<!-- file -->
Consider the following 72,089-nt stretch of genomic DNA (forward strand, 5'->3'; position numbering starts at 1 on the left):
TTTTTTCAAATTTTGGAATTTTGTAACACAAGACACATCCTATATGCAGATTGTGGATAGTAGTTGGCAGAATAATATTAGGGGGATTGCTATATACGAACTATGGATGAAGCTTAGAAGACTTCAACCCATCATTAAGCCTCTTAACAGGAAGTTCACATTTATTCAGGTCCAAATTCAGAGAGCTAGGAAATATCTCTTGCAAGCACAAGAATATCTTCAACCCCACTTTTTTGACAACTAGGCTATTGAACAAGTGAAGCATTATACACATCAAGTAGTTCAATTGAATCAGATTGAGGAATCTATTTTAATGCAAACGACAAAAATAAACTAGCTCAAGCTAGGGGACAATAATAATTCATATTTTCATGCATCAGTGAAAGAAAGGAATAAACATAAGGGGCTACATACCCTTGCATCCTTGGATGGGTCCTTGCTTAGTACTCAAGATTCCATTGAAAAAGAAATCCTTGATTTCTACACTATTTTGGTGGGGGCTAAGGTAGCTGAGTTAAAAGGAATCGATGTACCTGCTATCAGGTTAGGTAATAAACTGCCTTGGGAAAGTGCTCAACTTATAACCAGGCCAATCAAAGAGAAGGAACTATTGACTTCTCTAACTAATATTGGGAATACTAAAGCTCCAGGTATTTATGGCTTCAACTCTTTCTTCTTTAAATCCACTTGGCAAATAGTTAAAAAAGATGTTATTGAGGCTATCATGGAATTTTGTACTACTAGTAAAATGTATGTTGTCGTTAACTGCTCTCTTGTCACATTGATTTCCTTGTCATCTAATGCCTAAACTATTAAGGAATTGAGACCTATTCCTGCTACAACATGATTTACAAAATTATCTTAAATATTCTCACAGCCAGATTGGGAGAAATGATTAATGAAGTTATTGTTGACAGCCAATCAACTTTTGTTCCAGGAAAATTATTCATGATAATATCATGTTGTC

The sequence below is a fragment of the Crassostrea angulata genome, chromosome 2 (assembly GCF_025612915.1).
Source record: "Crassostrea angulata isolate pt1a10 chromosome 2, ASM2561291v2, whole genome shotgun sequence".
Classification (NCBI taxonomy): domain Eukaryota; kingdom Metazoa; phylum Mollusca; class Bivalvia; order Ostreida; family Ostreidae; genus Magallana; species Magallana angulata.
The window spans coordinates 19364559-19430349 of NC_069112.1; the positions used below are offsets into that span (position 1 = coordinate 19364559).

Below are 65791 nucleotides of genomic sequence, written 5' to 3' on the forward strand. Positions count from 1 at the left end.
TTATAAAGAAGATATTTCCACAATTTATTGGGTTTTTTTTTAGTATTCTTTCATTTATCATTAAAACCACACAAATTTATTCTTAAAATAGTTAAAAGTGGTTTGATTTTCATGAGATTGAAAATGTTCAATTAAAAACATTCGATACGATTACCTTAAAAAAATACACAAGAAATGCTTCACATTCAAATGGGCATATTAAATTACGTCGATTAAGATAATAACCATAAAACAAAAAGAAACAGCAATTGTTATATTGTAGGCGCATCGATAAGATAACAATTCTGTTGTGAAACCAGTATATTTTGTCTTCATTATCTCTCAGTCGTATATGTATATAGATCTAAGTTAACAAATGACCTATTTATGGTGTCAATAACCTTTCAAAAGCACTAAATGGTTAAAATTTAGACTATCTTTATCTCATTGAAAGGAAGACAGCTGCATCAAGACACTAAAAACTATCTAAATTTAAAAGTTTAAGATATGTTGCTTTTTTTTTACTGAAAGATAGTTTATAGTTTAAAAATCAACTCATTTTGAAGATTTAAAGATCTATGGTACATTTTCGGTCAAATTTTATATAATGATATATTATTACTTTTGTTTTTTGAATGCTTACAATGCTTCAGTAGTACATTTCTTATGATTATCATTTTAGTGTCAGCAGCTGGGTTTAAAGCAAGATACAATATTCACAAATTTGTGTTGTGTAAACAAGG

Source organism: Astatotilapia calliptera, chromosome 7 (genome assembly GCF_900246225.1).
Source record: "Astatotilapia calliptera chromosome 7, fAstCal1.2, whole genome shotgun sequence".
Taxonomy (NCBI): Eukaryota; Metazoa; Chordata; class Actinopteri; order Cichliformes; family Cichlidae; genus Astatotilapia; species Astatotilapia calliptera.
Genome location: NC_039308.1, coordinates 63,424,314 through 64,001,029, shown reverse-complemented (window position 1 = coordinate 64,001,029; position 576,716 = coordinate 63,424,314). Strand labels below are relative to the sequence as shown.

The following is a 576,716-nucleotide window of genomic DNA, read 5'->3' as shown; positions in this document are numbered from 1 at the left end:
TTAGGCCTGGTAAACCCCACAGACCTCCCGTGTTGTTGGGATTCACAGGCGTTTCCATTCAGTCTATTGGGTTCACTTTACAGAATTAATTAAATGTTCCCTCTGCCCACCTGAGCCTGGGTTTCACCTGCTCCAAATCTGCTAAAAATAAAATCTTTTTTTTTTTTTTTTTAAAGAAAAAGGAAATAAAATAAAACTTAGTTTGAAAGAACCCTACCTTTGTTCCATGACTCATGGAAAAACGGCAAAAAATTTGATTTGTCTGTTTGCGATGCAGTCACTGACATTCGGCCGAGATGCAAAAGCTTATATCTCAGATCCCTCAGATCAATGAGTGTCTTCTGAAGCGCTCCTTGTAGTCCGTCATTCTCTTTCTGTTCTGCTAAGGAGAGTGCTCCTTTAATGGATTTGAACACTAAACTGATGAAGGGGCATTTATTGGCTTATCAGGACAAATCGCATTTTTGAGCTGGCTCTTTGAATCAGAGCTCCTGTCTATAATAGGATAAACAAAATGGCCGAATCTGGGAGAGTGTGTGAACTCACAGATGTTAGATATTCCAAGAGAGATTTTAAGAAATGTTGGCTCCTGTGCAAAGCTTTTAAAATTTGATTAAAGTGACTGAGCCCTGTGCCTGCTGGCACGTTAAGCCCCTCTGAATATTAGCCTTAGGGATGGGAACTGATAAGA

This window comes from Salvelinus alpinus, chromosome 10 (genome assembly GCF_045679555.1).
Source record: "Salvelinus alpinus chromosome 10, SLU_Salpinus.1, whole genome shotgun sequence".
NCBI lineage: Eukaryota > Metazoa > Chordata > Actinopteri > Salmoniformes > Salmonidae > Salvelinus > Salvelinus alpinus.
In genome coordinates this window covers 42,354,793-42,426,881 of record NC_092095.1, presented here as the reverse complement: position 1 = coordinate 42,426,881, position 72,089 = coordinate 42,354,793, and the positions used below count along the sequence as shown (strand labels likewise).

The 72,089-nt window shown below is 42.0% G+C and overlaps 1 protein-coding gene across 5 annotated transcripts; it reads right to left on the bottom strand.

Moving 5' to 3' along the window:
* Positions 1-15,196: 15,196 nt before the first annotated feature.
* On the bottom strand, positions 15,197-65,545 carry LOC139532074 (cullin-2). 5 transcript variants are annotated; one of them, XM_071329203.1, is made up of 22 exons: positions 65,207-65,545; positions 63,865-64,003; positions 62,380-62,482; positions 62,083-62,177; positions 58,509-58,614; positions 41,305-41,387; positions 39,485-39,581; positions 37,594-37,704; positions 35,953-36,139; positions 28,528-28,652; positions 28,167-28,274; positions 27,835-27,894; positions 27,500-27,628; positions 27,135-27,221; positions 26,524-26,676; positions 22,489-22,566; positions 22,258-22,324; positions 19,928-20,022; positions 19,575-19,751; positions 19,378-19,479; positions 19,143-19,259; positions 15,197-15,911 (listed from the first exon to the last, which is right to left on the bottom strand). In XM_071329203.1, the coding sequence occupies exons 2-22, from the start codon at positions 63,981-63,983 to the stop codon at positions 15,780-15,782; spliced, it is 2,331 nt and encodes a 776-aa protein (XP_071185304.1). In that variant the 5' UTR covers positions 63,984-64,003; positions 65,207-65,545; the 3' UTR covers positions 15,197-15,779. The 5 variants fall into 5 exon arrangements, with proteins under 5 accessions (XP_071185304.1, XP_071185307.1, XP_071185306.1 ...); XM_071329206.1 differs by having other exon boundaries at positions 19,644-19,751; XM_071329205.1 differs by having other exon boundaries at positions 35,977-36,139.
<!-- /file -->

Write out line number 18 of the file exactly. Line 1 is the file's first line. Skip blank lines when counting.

In genome coordinates this window covers 42,354,793-42,426,881 of record NC_092095.1, presented here as the reverse complement: position 1 = coordinate 42,426,881, position 72,089 = coordinate 42,354,793, and the positions used below count along the sequence as shown (strand labels likewise).